"Why, no, Anita. Of course not. Such a thing would not be seemly."
"Then be sure to remove it, young sir!"
Carter laughed and raised the arm in the air to show that it was no longer cradling Molly's slim waist.
"As you may see, Anita. I am a gentleman of integrity!"
"In a pig's eye! You spend too much time with that rogue, Master Teller over there, and don't think I don't know what you two get up to when your father's back is turned! Why, if Mr. Lovelace knew I allowed Molly to see the son of a sailor he'd pack my bags for me, and that's a fact! And I dare say that if Mr. Blaine knew where, and with whom, his son spent his time, it would be the strap he would take to you!"
"Anita, me lass! Your words would be as darts in me chest did I not know that ye have a heart carved of purest gold. We love ye for ye warmth and ye compass'n, see as we don't, and ye know that Molly would be deeply pained should she see us no more. Aye, noble is th' heart that in silence minds the happiness of others, and ye be noble as any I seen, me lass!" Anita stared at him in surprise at this speech, but too late to catch the wink he'd thrown at Carter.
"Master Teller. It is long-suffering that I am, listening to your silver words! And surely no sailor ever held a tongue so smooth! It must be some fever of my mind that makes me permit Molly to spend time with you, but it is true that it makes her happy. I pray that you will not break her heart."
"Not I, Anita. Never."
"Then, young sir, you should return to the hill, lest Master Blaine steal the object of your affections!"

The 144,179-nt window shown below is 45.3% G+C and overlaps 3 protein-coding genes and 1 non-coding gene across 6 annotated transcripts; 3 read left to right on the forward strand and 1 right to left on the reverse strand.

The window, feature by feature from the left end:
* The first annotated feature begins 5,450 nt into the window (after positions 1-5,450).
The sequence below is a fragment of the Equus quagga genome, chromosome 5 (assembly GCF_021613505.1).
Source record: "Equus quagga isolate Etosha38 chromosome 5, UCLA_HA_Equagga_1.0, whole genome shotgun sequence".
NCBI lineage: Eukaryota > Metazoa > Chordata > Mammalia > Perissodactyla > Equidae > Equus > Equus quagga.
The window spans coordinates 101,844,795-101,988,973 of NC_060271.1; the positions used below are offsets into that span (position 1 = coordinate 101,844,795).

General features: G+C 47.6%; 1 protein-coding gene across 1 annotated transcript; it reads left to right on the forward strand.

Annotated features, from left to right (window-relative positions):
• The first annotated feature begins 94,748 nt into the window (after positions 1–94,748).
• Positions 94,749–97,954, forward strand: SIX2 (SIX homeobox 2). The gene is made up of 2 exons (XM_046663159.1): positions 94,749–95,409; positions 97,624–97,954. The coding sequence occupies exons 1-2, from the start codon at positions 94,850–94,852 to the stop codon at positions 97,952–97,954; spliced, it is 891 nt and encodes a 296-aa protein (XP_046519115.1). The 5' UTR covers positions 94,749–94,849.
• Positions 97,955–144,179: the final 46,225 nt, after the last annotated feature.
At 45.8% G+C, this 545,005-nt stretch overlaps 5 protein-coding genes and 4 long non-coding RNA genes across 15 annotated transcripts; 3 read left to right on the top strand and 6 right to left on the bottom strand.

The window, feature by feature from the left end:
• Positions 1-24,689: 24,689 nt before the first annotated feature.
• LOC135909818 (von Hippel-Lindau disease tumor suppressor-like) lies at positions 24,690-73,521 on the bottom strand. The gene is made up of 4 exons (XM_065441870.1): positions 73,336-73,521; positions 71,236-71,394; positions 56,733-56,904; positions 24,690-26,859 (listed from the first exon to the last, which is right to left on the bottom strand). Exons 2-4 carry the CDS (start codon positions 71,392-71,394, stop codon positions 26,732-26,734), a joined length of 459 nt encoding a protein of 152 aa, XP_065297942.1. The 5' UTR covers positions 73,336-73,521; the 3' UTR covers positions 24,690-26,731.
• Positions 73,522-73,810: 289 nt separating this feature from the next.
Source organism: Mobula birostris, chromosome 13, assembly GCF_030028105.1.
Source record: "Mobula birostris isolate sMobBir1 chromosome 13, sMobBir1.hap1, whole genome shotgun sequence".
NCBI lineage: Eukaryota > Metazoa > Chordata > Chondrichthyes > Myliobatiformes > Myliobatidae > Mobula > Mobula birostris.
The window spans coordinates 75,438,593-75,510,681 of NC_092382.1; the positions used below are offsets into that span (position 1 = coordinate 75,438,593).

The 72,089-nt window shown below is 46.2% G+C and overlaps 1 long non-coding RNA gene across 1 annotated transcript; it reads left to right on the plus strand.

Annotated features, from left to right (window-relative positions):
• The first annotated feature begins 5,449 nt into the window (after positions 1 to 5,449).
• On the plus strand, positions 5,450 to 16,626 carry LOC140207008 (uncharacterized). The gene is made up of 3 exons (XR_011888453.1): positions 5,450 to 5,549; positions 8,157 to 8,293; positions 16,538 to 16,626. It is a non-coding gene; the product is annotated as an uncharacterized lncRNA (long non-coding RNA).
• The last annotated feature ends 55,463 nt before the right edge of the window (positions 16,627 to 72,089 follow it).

The summer sun continued to shine on the emerald clifftop and the air was painted with young laughter.
Goodman Device was leaning on his counter and talking to Mayor Graves, when he first saw the woman walking towards The White Ship. It was easy to stare because she walked with a poise and a grace that had already captured the attention of two of the town's youths. Young Danny Ainsley and Mervyn Holt were sat on a low wall on the other side of the street and gazing open-mouthed at the visitor.
Certainly, Goodman thought, visitors are rare in Kingsport, but really their behaviour was most uncouth. Still, the bearing of the woman demanded attention and as she walked it seemed that even the baked dust of the street was in awe of her, since it refused to adhere to her skirts. Her striking black hair, pinned severely back, almost shimmered with a blue as deep as the ancient Atlantic, and as full of mystery. Her skin was pale and free from any blemish, and her clothes bespoke of taste and wealth. When Goodman's eye moved to the pretty young maid behind her, struggling with two laden cases, his businessman's demeanour returned and he found himself reaching for the room ledger.